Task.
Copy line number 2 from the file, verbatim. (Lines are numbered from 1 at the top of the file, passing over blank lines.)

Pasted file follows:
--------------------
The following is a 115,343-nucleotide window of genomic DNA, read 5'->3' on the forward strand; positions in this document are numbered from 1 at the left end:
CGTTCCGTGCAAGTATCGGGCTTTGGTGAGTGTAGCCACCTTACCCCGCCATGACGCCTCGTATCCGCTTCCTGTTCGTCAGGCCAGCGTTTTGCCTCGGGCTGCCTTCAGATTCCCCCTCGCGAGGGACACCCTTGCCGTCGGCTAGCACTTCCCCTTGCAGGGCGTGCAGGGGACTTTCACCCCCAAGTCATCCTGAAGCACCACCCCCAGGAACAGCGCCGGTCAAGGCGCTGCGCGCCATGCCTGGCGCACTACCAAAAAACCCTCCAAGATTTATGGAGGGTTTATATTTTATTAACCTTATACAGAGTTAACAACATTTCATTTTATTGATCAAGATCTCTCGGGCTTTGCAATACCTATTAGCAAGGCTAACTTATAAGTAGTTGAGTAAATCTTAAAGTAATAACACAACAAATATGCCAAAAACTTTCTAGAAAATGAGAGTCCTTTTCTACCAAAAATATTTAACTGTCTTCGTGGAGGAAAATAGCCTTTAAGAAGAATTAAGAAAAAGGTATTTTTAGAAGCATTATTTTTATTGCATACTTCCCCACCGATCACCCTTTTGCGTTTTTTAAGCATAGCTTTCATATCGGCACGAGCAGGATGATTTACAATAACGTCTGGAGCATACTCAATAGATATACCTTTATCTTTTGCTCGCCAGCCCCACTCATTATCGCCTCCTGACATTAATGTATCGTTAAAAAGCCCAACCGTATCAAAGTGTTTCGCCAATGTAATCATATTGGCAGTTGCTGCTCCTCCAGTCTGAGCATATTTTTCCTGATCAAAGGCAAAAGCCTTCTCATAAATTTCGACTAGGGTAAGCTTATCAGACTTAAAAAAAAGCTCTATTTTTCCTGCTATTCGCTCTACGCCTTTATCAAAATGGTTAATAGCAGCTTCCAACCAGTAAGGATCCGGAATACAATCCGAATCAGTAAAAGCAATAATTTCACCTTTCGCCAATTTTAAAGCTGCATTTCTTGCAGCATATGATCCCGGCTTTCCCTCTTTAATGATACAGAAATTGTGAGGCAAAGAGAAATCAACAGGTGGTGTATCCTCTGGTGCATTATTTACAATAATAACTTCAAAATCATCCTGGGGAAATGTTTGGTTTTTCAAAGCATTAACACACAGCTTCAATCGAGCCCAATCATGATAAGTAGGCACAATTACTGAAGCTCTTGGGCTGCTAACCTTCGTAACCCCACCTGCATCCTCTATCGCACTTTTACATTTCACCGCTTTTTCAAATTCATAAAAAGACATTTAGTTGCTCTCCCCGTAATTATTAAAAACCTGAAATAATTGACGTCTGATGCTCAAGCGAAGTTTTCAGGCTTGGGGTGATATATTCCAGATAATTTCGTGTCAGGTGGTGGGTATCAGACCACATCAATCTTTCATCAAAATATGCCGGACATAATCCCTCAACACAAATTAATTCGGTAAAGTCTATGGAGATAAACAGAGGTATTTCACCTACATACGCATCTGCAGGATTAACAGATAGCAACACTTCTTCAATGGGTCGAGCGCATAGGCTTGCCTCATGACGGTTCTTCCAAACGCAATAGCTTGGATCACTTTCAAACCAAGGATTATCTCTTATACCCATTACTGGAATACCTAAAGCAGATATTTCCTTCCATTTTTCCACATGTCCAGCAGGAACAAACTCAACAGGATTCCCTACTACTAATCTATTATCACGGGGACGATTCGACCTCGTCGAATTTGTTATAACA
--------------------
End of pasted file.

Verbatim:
CGTTCCGTGCAAGTATCGGGCTTTGGTGAGTGTAGCCACCTTACCCCGCCATGACGCCTCGTATCCGCTTCCTGTTCGTCAGGCCAGCGTTTTGCCTCGGGCTGCCTTCAGATTCCCCCTCGCGAGGGACACCCTTGCCGTCGGCTAGCACTTCCCCTTGCAGGGCGTGCAGGGGACTTTCACCCCCAAGTCATCCTGAAGCACCACCCCCAGGAACAGCGCCGGTCAAGGCGCTGCGCGCCATGCCTGGCGCACTACCAAAAAACCCTCCAAGATTTATGGAGGGTTTATATTTTATTAACCTTATACAGAGTTAACAACATTTCATTTTATTGATCAAGATCTCTCGGGCTTTGCAATACCTATTAGCAAGGCTAACTTATAAGTAGTTGAGTAAATCTTAAAGTAATAACACAACAAATATGCCAAAAACTTTCTAGAAAATGAGAGTCCTTTTCTACCAAAAATATTTAACTGTCTTCGTGGAGGAAAATAGCCTTTAAGAAGAATTAAGAAAAAGGTATTTTTAGAAGCATTATTTTTATTGCATACTTCCCCACCGATCACCCTTTTGCGTTTTTTAAGCATAGCTTTCATATCGGCACGAGCAGGATGATTTACAATAACGTCTGGAGCATACTCAATAGATATACCTTTATCTTTTGCTCGCCAGCCCCACTCATTATCGCCTCCTGACATTAATGTATCGTTAAAAAGCCCAACCGTATCAAAGTGTTTCGCCAATGTAATCATATTGGCAGTTGCTGCTCCTCCAGTCTGAGCATATTTTTCCTGATCAAAGGCAAAAGCCTTCTCATAAATTTCGACTAGGGTAAGCTTATCAGACTTAAAAAAAAGCTCTATTTTTCCTGCTATTCGCTCTACGCCTTTATCAAAATGGTTAATAGCAGCTTCCAACCAGTAAGGATCCGGAATACAATCCGAATCAGTAAAAGCAATAATTTCACCTTTCGCCAATTTTAAAGCTGCATTTCTTGCAGCATATGATCCCGGCTTTCCCTCTTTAATGATACAGAAATTGTGAGGCAAAGAGAAATCAACAGGTGGTGTATCCTCTGGTGCATTATTTACAATAATAACTTCAAAATCATCCTGGGGAAATGTTTGGTTTTTCAAAGCATTAACACACAGCTTCAATCGAGCCCAATCATGATAAGTAGGCACAATTACTGAAGCTCTTGGGCTGCTAACCTTCGTAACCCCACCTGCATCCTCTATCGCACTTTTACATTTCACCGCTTTTTCAAATTCATAAAAAGACATTTAGTTGCTCTCCCCGTAATTATTAAAAACCTGAAATAATTGACGTCTGATGCTCAAGCGAAGTTTTCAGGCTTGGGGTGATATATTCCAGATAATTTCGTGTCAGGTGGTGGGTATCAGACCACATCAATCTTTCATCAAAATATGCCGGACATAATCCCTCAACACAAATTAATTCGGTAAAGTCTATGGAGATAAACAGAGGTATTTCACCTACATACGCATCTGCAGGATTAACAGATAGCAACACTTCTTCAATGGGTCGAGCGCATAGGCTTGCCTCATGACGGTTCTTCCAAACGCAATAGCTTGGATCACTTTCAAACCAAGGATTATCTCTTATACCCATTACTGGAATACCTAAAGCAGATATTTCCTTCCATTTTTCCACATGTCCAGCAGGAACAAACTCAACAGGATTCCCTACTACTAATCTATTATCACGGGGACGATTCGACCTCGTCGAATTTGTTATAACA